Learn what happens when an animal is rehabilitated and returned to the wild. In many cases, we may never know, but there are a few ways post-release data can be gathered on former patients. This insight not only can prove that wildlife rehabilitation works, but post-release data can also contribute important information about overall wildlife populations. In this episode, join Center staff and wildlife researchers as they reflect on what some former wildlife patients have taught us.
Wildlife Center of Virginia (with VPM)
The Wildlife Center of Virginia videos
Learn about the very busiest time of year for Wildlife Center staff, students, and volunteers -- baby season! Spring is a time for new life; many species of wild animals are giving birth or laying eggs and caring for young throughout much of the spring. It's also the time of year when people are more active; as the warm weather approaches, humans spend more time in their yards and gardens and in the great outdoors. This increased activity of both humans and wild animals can put us all in more direct contact with one another. There are a number of misinformation and misconceptions about young wild animals; learn from the Wildlife Center staff how to best help young animals stay in the wild with their parents. UNTAMED looks at the wild and often perilous world of wildlife, as seen through the eyes of the patients of the Wildlife Center of Virginia, a non-profit teaching and research hospital for native wildlife.
Learn how to set up a safe backyard habitat, including the critical components to make your yard a sanctuary for wild animals. Join Wildlife Center staff and backyard naturalists to learn how we can create safe spaces to attract wildlife while minimizing our impact and chance of disturbance for our wild neighbors.
Learn about Bald Eagles in this episode of UNTAMED. Wildlife Center staff members discuss the conservation successes of Bald Eagles, as well as the threats that eagles still face today, including lead poisoning and vehicle collisions. Buddy, the Wildlife Center's non-releasable Bald Eagle ambassador, is featured.
Learn about bats -- a diverse group of flying mammals that humans often associate with folklore, legends, ghost stories, and scary tales. But we have more in common with bats than we think -- these tiny mammals are socially intelligent and can have a rich social structure and means of communication with each other. Bats are not only fascinating, but they are also quite beneficial to our environment and play an important role in the habitats we share with them. These animals are in need of our help now more than ever as they face population declines and serious problems, most of which originate from humans.
Learn about migration, the seasonal movement of animals from one location to another. Join the Center staff and migratory bird experts as they explain why birds migrate, and the dangers that they may face along their journeys. Learn how to help migrating birds and why we should be concerned about more than just our own backyards.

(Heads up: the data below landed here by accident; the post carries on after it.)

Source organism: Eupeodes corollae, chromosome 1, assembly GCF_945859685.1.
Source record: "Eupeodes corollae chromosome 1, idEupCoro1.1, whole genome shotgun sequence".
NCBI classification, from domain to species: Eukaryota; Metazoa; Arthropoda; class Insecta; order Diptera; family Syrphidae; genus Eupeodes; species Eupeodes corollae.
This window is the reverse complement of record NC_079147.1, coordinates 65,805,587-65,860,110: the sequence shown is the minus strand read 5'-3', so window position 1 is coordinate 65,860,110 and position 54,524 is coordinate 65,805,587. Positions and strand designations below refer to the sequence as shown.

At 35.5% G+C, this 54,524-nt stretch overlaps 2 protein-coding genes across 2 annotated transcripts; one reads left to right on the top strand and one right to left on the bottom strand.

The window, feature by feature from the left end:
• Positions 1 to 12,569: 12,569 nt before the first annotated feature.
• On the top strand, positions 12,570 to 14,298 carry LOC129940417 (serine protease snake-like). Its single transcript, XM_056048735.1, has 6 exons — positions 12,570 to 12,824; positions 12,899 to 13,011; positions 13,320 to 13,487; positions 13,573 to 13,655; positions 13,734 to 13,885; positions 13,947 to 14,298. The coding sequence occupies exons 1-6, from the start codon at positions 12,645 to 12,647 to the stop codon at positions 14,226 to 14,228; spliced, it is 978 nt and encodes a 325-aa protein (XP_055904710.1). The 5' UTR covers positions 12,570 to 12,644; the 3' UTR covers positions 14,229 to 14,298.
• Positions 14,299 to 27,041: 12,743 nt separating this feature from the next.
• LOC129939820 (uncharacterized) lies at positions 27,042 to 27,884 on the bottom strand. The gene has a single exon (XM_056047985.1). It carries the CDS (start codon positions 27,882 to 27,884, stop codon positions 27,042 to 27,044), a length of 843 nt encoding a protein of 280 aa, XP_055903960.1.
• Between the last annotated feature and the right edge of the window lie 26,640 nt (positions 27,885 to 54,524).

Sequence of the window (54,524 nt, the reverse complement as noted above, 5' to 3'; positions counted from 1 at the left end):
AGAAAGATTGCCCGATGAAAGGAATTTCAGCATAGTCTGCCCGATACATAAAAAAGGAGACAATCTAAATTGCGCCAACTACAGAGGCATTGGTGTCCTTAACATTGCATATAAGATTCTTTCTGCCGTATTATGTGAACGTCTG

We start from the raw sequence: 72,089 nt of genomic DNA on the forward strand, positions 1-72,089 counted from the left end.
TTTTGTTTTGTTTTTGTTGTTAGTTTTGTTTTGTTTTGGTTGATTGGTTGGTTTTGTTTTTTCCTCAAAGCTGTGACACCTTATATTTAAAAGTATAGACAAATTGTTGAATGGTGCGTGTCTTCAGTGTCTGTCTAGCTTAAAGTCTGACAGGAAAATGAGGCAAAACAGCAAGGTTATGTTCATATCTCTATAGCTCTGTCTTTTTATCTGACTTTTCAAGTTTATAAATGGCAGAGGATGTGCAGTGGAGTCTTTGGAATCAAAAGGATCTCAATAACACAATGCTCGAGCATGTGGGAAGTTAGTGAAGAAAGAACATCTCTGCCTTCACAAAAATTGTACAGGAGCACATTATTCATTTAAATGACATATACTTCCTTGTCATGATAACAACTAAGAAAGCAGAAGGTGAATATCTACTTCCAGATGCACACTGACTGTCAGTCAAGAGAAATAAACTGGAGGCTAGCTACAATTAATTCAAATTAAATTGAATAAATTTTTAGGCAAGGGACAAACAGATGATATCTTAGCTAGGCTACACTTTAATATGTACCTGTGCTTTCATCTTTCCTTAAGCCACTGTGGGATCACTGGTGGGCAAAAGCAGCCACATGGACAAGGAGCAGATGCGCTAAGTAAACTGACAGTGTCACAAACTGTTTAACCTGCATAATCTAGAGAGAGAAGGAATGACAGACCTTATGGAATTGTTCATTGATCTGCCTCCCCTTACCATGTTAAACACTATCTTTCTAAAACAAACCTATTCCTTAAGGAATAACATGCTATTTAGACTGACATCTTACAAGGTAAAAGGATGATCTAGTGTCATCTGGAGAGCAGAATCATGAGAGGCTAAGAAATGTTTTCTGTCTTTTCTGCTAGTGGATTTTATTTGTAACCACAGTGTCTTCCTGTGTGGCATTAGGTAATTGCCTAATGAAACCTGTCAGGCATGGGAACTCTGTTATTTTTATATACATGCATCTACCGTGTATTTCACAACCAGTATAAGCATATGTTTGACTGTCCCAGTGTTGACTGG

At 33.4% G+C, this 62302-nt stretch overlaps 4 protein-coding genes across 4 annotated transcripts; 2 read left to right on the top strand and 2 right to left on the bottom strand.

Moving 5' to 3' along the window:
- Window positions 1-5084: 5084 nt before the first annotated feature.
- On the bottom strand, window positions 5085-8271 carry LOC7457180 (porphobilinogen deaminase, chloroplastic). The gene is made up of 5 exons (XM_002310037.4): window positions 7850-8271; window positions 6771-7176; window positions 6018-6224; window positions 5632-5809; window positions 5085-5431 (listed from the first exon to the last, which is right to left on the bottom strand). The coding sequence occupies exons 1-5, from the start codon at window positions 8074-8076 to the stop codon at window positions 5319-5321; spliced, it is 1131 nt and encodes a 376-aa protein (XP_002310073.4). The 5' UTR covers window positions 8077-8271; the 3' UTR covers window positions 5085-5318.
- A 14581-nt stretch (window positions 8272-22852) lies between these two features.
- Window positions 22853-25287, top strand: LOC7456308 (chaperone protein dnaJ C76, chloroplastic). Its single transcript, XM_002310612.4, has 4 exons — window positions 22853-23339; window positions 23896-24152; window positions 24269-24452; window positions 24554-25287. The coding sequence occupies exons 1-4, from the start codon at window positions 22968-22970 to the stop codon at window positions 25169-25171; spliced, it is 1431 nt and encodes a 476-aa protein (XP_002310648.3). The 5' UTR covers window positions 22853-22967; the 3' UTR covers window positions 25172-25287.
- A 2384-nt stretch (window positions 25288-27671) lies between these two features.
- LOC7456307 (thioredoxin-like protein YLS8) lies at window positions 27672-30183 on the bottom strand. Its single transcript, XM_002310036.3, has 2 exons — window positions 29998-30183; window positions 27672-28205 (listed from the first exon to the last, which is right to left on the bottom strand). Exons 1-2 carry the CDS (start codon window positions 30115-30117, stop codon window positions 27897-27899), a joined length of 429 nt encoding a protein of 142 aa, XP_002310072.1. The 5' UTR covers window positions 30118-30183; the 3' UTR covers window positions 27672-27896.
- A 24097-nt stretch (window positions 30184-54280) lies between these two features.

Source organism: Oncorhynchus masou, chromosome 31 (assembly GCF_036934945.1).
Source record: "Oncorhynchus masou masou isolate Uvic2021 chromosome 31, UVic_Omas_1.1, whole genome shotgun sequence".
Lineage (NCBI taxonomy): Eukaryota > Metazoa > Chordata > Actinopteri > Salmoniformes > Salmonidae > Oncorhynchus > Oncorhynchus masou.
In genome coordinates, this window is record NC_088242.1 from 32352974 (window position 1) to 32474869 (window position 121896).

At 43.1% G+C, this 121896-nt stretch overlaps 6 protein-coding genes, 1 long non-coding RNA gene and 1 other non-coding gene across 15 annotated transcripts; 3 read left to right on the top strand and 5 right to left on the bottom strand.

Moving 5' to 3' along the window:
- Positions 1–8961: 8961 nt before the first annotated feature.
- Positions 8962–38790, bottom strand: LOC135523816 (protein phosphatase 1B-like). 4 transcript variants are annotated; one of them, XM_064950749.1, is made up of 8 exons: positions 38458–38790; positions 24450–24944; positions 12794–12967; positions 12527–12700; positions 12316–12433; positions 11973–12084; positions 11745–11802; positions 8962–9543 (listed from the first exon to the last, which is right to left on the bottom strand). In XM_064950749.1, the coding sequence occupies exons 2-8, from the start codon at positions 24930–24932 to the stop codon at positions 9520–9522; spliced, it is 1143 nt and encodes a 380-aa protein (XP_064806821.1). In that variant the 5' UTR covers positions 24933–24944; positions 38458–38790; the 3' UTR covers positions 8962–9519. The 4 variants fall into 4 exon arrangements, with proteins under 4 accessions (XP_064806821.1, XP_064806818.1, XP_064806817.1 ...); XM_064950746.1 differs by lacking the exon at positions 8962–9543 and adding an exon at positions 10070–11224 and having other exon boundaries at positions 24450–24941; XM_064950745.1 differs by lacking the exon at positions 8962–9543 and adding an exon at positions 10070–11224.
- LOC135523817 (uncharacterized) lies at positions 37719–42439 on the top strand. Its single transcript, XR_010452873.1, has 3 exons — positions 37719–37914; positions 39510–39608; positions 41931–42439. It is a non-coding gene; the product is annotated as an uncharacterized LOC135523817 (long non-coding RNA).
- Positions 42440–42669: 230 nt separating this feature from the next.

Learn about Black Bears in this episode of UNTAMED. The Wildlife Center staff members illustrate what it's like to care for Black Bear cubs, explain how we're working to understand and treat mange in wild bear populations and demonstrate what you should do if you encounter a Black Bear in need of help.
Learn more about how to find a career – or volunteer job! – in the vastly varied field of wildlife, as we highlight a wide range of backgrounds and education paths that can lead people to work with wildlife. The range of career paths that lead to working with wildlife is about as varied as the actual wildlife all around us. This episode features several different people working with or for wildlife, highlighting a collection of stories from their daily lives. Learn more about how to find a career – or volunteer job! – in this field, including the range of backgrounds and education paths that can lead people to work with wildlife. Even with a diversity of people, organizations, and agencies, roles, and responsibilities, a number of these professionals work together for a common goal of helping protect wildlife and the environment.
Learn the reasons why keeping cats—domestic pets—indoors is better for wildlife, the cats themselves, and human health. Outdoor cats cause significant problems for wildlife and the environment; these cats also have shorter lifespans and are subjected to many more dangers than their indoor counterparts. Join Center staff, health experts, and a cat behaviorist to learn how we can fix this human-caused issue and keep wildlife, cats, and the environment safer.
Citizen science is known as the collection and analysis of data relating to the natural world by members of the public. Those participating in citizen science projects and activities are not professional scientists; rather, this collaborative research is done by everyday people in a wide variety of settings around the world to help answer questions that scientists can’t answer by themselves. Whether participating in bird counts, water sampling, frog watches, butterfly monitoring, plant data, or other projects, anyone can find a fun and meaningful way to contribute to the scientific community, often providing valid insights into the natural world. For more information and classroom activities, please visit The Wildlife Center of Virginia and VPM UNTAMED websites
Learn about the importance of public policy action on natural resource and conservation issues. This episode highlights some key pieces of conservation legislation. The American system of land and wildlife management is one built on, and for, public involvement. Learn about how these decisions are made and, most importantly, how to get involved.